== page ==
Reviewed here, Hyperion is a beautiful and moving work of science fiction that, other than stories-within-story structure, stunning imagery, and suffering of nearly every character, is notable for a major reason: it has no real ending. It is as though Dorothy went with her companions to see the wizard, with the entire story consisting of how the Tin Man came to be without a heart*, etc, and then left off as they approached the Emerald City. There is a sequel to Hyperion, which suggests that this story is nothing but an extended prologue. Yet, I like that this is a story about the intersection of the characters both in the specific case of the pilgrimage and in wider events. In other words, the story is about the journeys, not the destination. I already wonder if the second book (which I have not yet read) will too dramatically shift these messages and leave me wishing that Hyperion existed as a standalone work that just ends without conclusion.

*According to Wikipedia, this story exists and the Wizard of Oz movie would have been even more horrifying had it been told in vivid technicolor.

White Noise, Don Delillo

Live Tweet and (short) review. The college that Jack Gladney works at in this novel is known as College-on-the-Hill, set, of course, in the midwest. Delillo shows that it is possible to flee the unbearable crush of the big city by going to the midwest, but that it is impossible to escape. However, the college (for all its faults) is still presented as aspiring to be a genuine refuge, presumably for both the students and the teachers. I suspect the name is meant ironically, particularly since it clearly does not save Gladney from his family, but I would like for the school to serve as more than just a foil for the rest of society because it perpetuates a vision of an ivory tower that really doesn’t exist.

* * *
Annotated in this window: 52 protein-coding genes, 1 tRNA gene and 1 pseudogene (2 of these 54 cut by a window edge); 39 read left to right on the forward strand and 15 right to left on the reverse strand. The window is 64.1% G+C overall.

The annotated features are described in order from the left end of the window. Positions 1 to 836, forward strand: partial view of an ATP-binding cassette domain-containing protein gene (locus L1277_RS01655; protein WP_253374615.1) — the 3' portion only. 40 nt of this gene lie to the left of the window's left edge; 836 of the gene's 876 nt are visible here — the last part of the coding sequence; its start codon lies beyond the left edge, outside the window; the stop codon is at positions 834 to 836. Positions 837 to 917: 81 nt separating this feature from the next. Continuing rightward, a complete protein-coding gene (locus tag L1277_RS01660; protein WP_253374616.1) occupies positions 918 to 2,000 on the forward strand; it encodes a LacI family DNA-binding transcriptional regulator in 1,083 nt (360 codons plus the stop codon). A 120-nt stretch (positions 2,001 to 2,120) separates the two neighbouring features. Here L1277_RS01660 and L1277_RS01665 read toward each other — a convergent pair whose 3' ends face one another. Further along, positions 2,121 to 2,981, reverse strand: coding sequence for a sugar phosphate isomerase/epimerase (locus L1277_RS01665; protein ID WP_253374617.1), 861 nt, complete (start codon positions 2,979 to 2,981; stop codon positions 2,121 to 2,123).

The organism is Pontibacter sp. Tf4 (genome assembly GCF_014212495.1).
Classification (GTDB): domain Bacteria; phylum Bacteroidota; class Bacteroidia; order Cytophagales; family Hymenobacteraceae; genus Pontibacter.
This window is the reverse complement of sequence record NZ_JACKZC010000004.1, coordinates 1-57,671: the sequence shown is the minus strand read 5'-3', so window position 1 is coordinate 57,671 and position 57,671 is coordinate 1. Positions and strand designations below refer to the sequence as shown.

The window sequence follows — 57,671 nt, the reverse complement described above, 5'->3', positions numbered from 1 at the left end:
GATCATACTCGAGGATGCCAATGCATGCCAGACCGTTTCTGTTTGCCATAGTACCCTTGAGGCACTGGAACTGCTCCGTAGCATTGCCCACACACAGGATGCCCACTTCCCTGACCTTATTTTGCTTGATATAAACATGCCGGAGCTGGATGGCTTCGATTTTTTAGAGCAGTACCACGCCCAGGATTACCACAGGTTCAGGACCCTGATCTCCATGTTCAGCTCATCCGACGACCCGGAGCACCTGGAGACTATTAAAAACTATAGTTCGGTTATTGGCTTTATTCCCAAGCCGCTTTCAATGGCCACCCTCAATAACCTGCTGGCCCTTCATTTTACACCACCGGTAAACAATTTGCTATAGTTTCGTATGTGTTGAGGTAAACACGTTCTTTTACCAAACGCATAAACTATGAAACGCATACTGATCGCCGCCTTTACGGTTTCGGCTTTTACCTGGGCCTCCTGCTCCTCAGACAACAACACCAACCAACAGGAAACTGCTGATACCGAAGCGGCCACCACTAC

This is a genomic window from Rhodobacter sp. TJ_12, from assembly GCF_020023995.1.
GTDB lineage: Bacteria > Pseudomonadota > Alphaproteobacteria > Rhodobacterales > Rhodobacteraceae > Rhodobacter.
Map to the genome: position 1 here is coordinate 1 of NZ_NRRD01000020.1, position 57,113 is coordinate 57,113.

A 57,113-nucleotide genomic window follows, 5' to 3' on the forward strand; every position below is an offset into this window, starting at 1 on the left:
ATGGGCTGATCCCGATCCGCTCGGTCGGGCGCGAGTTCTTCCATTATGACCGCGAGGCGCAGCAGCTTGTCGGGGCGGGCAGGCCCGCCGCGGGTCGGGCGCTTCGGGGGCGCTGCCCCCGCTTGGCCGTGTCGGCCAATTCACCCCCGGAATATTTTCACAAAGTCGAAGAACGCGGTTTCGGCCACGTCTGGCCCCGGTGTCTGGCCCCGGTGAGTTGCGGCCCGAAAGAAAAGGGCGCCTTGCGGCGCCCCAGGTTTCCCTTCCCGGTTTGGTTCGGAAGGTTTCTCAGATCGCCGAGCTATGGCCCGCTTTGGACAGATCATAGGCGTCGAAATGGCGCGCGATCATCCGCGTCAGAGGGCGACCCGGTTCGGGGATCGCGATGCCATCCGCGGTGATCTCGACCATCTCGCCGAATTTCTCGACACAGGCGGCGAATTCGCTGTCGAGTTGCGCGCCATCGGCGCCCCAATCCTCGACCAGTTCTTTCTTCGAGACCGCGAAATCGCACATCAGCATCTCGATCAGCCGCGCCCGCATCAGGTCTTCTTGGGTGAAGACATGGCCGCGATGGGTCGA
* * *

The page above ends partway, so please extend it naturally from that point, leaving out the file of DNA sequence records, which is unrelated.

Siam, or the woman who shot a man, Lily Tuck

Reviewed here, Siam was the only book I read last month that provoked an extremely negative response from me. The knee-jerk hostility has somewhat waned, though I stand by everything I said in the review. Claire’s relationship and situation does not work out in Southeast Asia and I was frustrated by how the story doesn’t much engage with the relationship between Claire and James, the latter of whom is frequently absent, which, in turn puts further strain on the relationship–i.e. I didn’t get a sense of why or how Claire cared a whit about James outside of the physical relationship. However, part of the problem with my frustration is that the story is a psychological study about Claire’s isolation, not a study about the failures of the relationship between Claire and James. I still did not like the book, but I think Tuck is more successful than I gave her credit for.

Favorite from December: Hyperion.
Currently reading: The Green House, one of the early books by Mario Vargas Llosa. After that I have a lengthy list, but no concrete plans. 2016 is a blank slate and I have some ambitions, but those are for another post.

A Small Town Called Hibiscus – Gu Hua

Struggle is ruthless, with no room for such bourgeois weaknesses as human kindness.

I don’t remember where I first picked up A Small Town Called Hibiscus, but I think it was for a college class on twentieth century China. Assuming I read it then, ten years have passed and I approached the novel without any memory of it. I both liked and am conflicted by the story, which follows several families in a rural town in southern Hunan province over the course of two decades between the 1960s and 1980.